Ursulaplatz shelters one tree that hovers over a fast road and is hovered over by a railway line. The predominant sound is the droning of cars passing out of sight below, occasionally relieved by a passing train passing above.

In Beijing the route proceeds from the exit at the Northern End of the Imperial Palace just opposite Jinshang Park and turns right into the pathway along the moat. At the first junction it turns left into Jingshan West Street and runs through the small stretch of park outside the wall of Jingshan Park. Early in the morning, the predominant sound here is that of birds singing.

Elderly men have brought their pet birds contained in beautiful wooden cages for a bit if fresh air. The cages are hung on the trees and whilst the men chat amongst each other sitting on benches on the other side of the path, the birds sing in the privacy of trees, each sitting on a perch in their cage.

Last night (April, 10th) E and I compared notes. How many strides did it take to walk the respective routes? In Cologne, the route had been stretched just before I left in order to accommodate Mahira’s request to wind itself around the new mosque and the Jewish Community Centre, in Beijing the route has remained the same. I was concerned that the routes no longer matched in terms of length. Elaine had walked the Beijing route the previous night and counted 8093 strides, the Cologne route had taken me 8040 strides. There is a saying by the German writer Duerrenmatt: ‘The more careful you plan, the more opportunity you give to serendipity.” He clearly has a point. What rational explanation lies behind this surprising and pleasant discovery? I too had walked the route in Beijing and counted my strides. A quick mathematical calculation established that the ratio between our strides is 1:4.

So what seems long becomes short and the short becomes long yet everything is as it should be – as long as the planning is comprehensive and thorough. I had always thought that planning was there to prevent surprises, it turns out planning enables them.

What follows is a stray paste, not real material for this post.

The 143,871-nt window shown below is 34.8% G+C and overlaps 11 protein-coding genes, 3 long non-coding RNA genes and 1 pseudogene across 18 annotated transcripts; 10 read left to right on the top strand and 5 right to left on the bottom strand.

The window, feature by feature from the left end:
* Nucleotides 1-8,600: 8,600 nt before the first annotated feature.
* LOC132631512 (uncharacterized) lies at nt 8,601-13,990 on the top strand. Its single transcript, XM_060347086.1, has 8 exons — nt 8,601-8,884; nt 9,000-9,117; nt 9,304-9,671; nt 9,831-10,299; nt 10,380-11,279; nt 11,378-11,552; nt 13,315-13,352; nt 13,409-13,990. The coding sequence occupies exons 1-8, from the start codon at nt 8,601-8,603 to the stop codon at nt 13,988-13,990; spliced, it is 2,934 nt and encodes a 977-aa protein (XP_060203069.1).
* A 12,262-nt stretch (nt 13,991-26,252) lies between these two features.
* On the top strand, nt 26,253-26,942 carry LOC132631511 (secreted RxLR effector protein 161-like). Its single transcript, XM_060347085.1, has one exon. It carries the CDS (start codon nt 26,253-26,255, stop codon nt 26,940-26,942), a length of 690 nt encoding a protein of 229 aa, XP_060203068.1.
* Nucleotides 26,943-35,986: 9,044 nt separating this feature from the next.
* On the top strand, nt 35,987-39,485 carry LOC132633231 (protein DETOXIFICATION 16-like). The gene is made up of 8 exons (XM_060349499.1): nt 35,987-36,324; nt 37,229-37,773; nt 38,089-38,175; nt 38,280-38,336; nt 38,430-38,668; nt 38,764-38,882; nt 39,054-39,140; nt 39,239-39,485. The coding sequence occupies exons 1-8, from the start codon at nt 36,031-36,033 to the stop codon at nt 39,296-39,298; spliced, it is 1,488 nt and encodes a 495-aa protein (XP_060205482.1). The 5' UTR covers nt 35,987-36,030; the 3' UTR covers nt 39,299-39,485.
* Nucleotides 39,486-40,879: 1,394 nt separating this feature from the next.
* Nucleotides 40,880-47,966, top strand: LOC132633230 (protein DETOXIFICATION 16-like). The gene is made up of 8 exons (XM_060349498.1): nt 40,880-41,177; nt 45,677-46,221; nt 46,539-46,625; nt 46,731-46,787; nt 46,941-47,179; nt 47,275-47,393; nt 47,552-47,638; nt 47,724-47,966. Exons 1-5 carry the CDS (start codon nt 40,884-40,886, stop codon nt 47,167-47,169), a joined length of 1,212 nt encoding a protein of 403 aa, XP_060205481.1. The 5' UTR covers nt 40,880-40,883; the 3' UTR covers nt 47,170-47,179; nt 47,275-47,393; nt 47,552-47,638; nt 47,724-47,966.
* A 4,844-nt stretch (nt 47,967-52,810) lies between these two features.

失物 017:索尼α200数码相机,充电器,相机包和很多照片
发现时间:不太清楚,好几个星期之前
地点:交道口北二条8号,家作坊“万物库”地上

Lost & Found Object No. 017: Sony α200 digital camera with case and charger and photos
Last seen: exact time unknown, several weeks ago
Location: Jiaodaokou Beiertiao 8, on the floor of the HomeShop “10,000 Item Treasury”

—–

如果您要收回家作坊失物招领处的任何物品,或者有关于相机所有者的信息,请跟我们联系Please contact HomeShop if you would like to reclaim any lost & found item or have information regarding the owner of this camera.

(非常感谢高源翻译的英文原版 Chinese translation of the original post in English thanks to 高源鸿!!! 谢谢!!!

几个月之前,有位在2011光州设计双年展(主题为图可图非常图)非定名设计单元工作的朋友介绍了几位她的同事给我认识。他们在对祭奠用品进行研究, 大概这些用品是他们非定名设计的研究对象。我的朋友知道,我在和附近寿衣店的邻居有交流,制作了一些纸质物件,所以她研究祭奠用品的这几个同事想知道,这些店在哪儿。我给他们发了几张我制作的纸件和研究的照片,但其实我都没有给寿衣店内部拍过照。不过,我确实故意没告诉他们这些店的具体位置(其实就在我们工作室的正对面)。

这听着有点傻,但是我想声明一下,我这么做并不是因为想独占我周边的文化资源。我只是想研究这些小店同时不影响它们的真实性。这些小店从一开始,就笼罩在一片神秘之中。一年之前,我们在准备北二条小报第一期的时候,老萧和我特地去和问过开寿衣店的山东母子,要不要在我们的报纸上打个免费广告。两人拒绝了我们的提议,理由是做这种“迷信”的广告是不吉利的。政府对这种迷信产业进行着严格的监管,而同时又垄断着殡葬业。比如, 从我们对门邻居店里购买的骨灰盒,是不能进入公墓的,因为我们的邻居没有官方的批准。我想,这可能和他们本身不稳定的处境有关。他们在回答问题时,彬彬有礼而小心谨慎。所以,我们写了一篇短文,发在北二条小报上,仅向英语读者介绍这一现象。

不过,这篇短文的标题上用中文写了“寿衣”二字。所以在我们这份杂七杂八的报纸创刊号发行的第二天,就遭到了一些邻居的责怪,认为我们不应该提及这方面的内容。从他们的反应当中我感受到的是,不仅对门寿衣店与政府的关系难以说清,连关于人们离世后的仪式也是不可轻启的话题。

11月的时候,我们看了Brendan McGetrick的演讲,他本人是“未定名设计”的馆长之一。他以让人耳目一新的方式,向我们呈现出了各种创意与作品。他运用简单质朴的日常物件,科技产品,甚至社会现象来扩展设计的定义。比如:“政治抗议手册,DNA条码,死刑执行程序,跨洲货币体系”等等。那么这些如何成为设计的范例呢?McGetrick写到:“本次展会的目的,就是对“设计”进行重新的定义。设计是满足人类需求的各种战略解决方案,不是艺术家为了标榜自我而造出的主观产物”。

祭奠用品的设计可谓是McGetrick理念的反义词。这些用品悉数列举了日常生活的所有物件,通常涵盖我们文化当中的奢侈商品,比如:钱、汽车、高档衣服、手机和大楼。这些用品并非照搬物品原来的样子 ,也不是按照“山寨”的理念进行的。在某种程度上说,山寨好于原装产品,有的时候山寨机还会微妙而幽默地改变原机的功能。决定祭奠用品的外形的还有另外一个实际原因:为了便于焚烧,它们是用纸做的。因为这样的最终目的,设计当中的其他元素往往不被考虑在内。制造材料一定要能够充分燃烧,这样才能尽快进入地府——虽然几乎任何材料都是可燃的。曾几何时,人们在提供祭品的时候更加慷慨。但现在人们有着当代的理解,往往选择更普通的方式祭奠过世的爱人或祖先。 现在人人都可进行祭奠活动,所以祭奠也变得不在神圣,趋于理性。但是毕竟,相比于Georges Bataille提出的,用文字寄托哀思,或Jacques Attali倡导的,寄悲情于当代音乐,烧纸钱、烧祭物,显然还是更加直接的祭奠方式。然而这些用品必须做到能物尽其用同时价格低廉。所以,与现代社会的其他产品一样,祭奠用品也是大规模的现成制品。一套九件的祭奠品仅售15元。如果钱不是问题的话,还可以定做娃娃屋大小的别墅,或者等离子电视。在北京的小店里你可以在列着上百条物件的清单上订货,然后河北的制造者就会发货过来。不过,一般来说,卖的最好的还是成捆的通胀率极高的冥币,价格十分公道。